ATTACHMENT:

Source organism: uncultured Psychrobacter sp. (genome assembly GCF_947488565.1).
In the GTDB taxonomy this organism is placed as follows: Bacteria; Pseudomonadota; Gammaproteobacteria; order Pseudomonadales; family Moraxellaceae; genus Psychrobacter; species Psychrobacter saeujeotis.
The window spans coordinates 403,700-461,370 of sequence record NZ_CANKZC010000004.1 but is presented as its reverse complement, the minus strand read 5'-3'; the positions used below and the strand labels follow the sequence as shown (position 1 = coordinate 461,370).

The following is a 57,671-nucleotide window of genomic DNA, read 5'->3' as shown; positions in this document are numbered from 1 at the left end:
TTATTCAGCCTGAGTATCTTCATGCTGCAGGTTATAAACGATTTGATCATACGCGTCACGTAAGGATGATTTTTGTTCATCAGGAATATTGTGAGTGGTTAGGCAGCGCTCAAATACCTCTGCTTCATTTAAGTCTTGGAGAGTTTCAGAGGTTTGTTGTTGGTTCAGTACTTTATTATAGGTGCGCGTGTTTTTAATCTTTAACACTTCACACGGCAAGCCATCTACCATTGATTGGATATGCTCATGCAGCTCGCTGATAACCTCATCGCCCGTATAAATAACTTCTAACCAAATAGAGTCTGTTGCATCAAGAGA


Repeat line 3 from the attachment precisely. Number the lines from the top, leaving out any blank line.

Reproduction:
The window spans coordinates 403,700-461,370 of sequence record NZ_CANKZC010000004.1 but is presented as its reverse complement, the minus strand read 5'-3'; the positions used below and the strand labels follow the sequence as shown (position 1 = coordinate 461,370).